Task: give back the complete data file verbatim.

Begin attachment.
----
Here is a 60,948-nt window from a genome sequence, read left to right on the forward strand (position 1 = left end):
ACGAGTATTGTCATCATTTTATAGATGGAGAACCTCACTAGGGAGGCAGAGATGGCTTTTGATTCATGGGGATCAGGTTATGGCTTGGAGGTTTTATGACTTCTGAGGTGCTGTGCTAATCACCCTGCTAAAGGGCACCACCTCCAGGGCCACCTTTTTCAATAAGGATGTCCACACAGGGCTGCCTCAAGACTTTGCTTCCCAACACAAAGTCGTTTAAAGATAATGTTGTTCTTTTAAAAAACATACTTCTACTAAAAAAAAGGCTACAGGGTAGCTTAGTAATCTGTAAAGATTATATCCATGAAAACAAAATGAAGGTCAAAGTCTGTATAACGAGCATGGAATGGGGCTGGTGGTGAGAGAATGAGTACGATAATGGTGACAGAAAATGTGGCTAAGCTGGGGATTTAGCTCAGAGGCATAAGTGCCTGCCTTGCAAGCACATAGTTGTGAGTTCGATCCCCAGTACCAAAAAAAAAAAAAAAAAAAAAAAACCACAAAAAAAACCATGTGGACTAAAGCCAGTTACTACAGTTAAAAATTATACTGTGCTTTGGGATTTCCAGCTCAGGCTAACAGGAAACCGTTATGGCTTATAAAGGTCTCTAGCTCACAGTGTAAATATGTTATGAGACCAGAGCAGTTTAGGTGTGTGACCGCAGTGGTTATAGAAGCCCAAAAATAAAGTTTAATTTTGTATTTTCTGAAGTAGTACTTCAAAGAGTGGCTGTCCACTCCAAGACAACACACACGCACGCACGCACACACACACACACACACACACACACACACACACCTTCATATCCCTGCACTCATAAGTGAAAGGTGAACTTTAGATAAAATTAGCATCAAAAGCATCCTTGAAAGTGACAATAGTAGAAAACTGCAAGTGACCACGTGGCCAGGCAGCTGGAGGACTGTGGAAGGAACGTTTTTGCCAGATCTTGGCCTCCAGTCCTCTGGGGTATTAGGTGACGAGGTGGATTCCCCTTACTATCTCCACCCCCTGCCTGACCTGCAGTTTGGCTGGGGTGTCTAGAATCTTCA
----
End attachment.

Here is a 60,948-nt window from a genome sequence, read left to right on the forward strand (position 1 = left end):
ACGAGTATTGTCATCATTTTATAGATGGAGAACCTCACTAGGGAGGCAGAGATGGCTTTTGATTCATGGGGATCAGGTTATGGCTTGGAGGTTTTATGACTTCTGAGGTGCTGTGCTAATCACCCTGCTAAAGGGCACCACCTCCAGGGCCACCTTTTTCAATAAGGATGTCCACACAGGGCTGCCTCAAGACTTTGCTTCCCAACACAAAGTCGTTTAAAGATAATGTTGTTCTTTTAAAAAACATACTTCTACTAAAAAAAAGGCTACAGGGTAGCTTAGTAATCTGTAAAGATTATATCCATGAAAACAAAATGAAGGTCAAAGTCTGTATAACGAGCATGGAATGGGGCTGGTGGTGAGAGAATGAGTACGATAATGGTGACAGAAAATGTGGCTAAGCTGGGGATTTAGCTCAGAGGCATAAGTGCCTGCCTTGCAAGCACATAGTTGTGAGTTCGATCCCCAGTACCAAAAAAAAAAAAAAAAAAAAAAAACCACAAAAAAAACCATGTGGACTAAAGCCAGTTACTACAGTTAAAAATTATACTGTGCTTTGGGATTTCCAGCTCAGGCTAACAGGAAACCGTTATGGCTTATAAAGGTCTCTAGCTCACAGTGTAAATATGTTATGAGACCAGAGCAGTTTAGGTGTGTGACCGCAGTGGTTATAGAAGCCCAAAAATAAAGTTTAATTTTGTATTTTCTGAAGTAGTACTTCAAAGAGTGGCTGTCCACTCCAAGACAACACACACGCACGCACGCACACACACACACACACACACACACACACACACACCTTCATATCCCTGCACTCATAAGTGAAAGGTGAACTTTAGATAAAATTAGCATCAAAAGCATCCTTGAAAGTGACAATAGTAGAAAACTGCAAGTGACCACGTGGCCAGGCAGCTGGAGGACTGTGGAAGGAACGTTTTTGCCAGATCTTGGCCTCCAGTCCTCTGGGGTATTAGGTGACGAGGTGGATTCCCCTTACTATCTCCACCCCCTGCCTGACCTGCAGTTTGGCTGGGGTGTCTAGAATCTTCA